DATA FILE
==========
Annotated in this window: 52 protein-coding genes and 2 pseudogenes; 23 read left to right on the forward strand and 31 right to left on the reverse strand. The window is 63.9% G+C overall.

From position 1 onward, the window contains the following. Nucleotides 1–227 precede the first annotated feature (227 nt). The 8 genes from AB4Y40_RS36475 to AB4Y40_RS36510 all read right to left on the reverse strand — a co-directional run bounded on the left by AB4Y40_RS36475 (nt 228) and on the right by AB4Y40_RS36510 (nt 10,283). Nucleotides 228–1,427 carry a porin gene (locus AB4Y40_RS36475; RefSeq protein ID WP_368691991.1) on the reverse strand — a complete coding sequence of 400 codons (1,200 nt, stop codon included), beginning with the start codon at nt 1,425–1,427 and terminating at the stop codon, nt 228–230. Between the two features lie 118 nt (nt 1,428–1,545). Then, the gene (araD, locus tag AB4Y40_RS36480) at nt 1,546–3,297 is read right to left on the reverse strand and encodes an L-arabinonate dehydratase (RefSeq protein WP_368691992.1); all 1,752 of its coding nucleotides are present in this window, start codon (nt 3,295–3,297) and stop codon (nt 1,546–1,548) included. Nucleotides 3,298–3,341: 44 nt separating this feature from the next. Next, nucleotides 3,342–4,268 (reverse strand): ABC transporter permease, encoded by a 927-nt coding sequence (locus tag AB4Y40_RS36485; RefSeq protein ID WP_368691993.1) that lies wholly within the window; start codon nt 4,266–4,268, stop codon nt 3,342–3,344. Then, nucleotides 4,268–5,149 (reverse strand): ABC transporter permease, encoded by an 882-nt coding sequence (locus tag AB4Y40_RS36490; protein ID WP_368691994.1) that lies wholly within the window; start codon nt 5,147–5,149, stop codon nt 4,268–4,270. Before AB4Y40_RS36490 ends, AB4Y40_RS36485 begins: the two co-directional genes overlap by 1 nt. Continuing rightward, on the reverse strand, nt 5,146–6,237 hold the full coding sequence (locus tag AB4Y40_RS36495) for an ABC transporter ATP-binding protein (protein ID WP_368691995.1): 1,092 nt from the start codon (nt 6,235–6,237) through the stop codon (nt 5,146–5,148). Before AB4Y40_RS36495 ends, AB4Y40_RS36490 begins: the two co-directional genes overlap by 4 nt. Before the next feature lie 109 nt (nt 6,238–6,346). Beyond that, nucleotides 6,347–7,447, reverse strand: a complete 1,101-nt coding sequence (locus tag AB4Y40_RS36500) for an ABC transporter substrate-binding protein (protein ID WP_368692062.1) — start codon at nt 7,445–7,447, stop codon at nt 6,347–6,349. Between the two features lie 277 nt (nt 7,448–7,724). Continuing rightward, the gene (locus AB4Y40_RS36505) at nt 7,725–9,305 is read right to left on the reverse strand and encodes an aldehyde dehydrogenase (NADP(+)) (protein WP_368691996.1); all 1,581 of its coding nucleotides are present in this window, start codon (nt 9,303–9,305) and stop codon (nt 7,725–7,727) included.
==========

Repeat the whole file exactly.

Annotated in this window: 52 protein-coding genes and 2 pseudogenes; 23 read left to right on the forward strand and 31 right to left on the reverse strand. The window is 63.9% G+C overall.

From position 1 onward, the window contains the following. Nucleotides 1–227 precede the first annotated feature (227 nt). The 8 genes from AB4Y40_RS36475 to AB4Y40_RS36510 all read right to left on the reverse strand — a co-directional run bounded on the left by AB4Y40_RS36475 (nt 228) and on the right by AB4Y40_RS36510 (nt 10,283). Nucleotides 228–1,427 carry a porin gene (locus AB4Y40_RS36475; RefSeq protein ID WP_368691991.1) on the reverse strand — a complete coding sequence of 400 codons (1,200 nt, stop codon included), beginning with the start codon at nt 1,425–1,427 and terminating at the stop codon, nt 228–230. Between the two features lie 118 nt (nt 1,428–1,545). Then, the gene (araD, locus tag AB4Y40_RS36480) at nt 1,546–3,297 is read right to left on the reverse strand and encodes an L-arabinonate dehydratase (RefSeq protein WP_368691992.1); all 1,752 of its coding nucleotides are present in this window, start codon (nt 3,295–3,297) and stop codon (nt 1,546–1,548) included. Nucleotides 3,298–3,341: 44 nt separating this feature from the next. Next, nucleotides 3,342–4,268 (reverse strand): ABC transporter permease, encoded by a 927-nt coding sequence (locus tag AB4Y40_RS36485; RefSeq protein ID WP_368691993.1) that lies wholly within the window; start codon nt 4,266–4,268, stop codon nt 3,342–3,344. Then, nucleotides 4,268–5,149 (reverse strand): ABC transporter permease, encoded by an 882-nt coding sequence (locus tag AB4Y40_RS36490; protein ID WP_368691994.1) that lies wholly within the window; start codon nt 5,147–5,149, stop codon nt 4,268–4,270. Before AB4Y40_RS36490 ends, AB4Y40_RS36485 begins: the two co-directional genes overlap by 1 nt. Continuing rightward, on the reverse strand, nt 5,146–6,237 hold the full coding sequence (locus tag AB4Y40_RS36495) for an ABC transporter ATP-binding protein (protein ID WP_368691995.1): 1,092 nt from the start codon (nt 6,235–6,237) through the stop codon (nt 5,146–5,148). Before AB4Y40_RS36495 ends, AB4Y40_RS36490 begins: the two co-directional genes overlap by 4 nt. Before the next feature lie 109 nt (nt 6,238–6,346). Beyond that, nucleotides 6,347–7,447, reverse strand: a complete 1,101-nt coding sequence (locus tag AB4Y40_RS36500) for an ABC transporter substrate-binding protein (protein ID WP_368692062.1) — start codon at nt 7,445–7,447, stop codon at nt 6,347–6,349. Between the two features lie 277 nt (nt 7,448–7,724). Continuing rightward, the gene (locus AB4Y40_RS36505) at nt 7,725–9,305 is read right to left on the reverse strand and encodes an aldehyde dehydrogenase (NADP(+)) (protein WP_368691996.1); all 1,581 of its coding nucleotides are present in this window, start codon (nt 9,303–9,305) and stop codon (nt 7,725–7,727) included.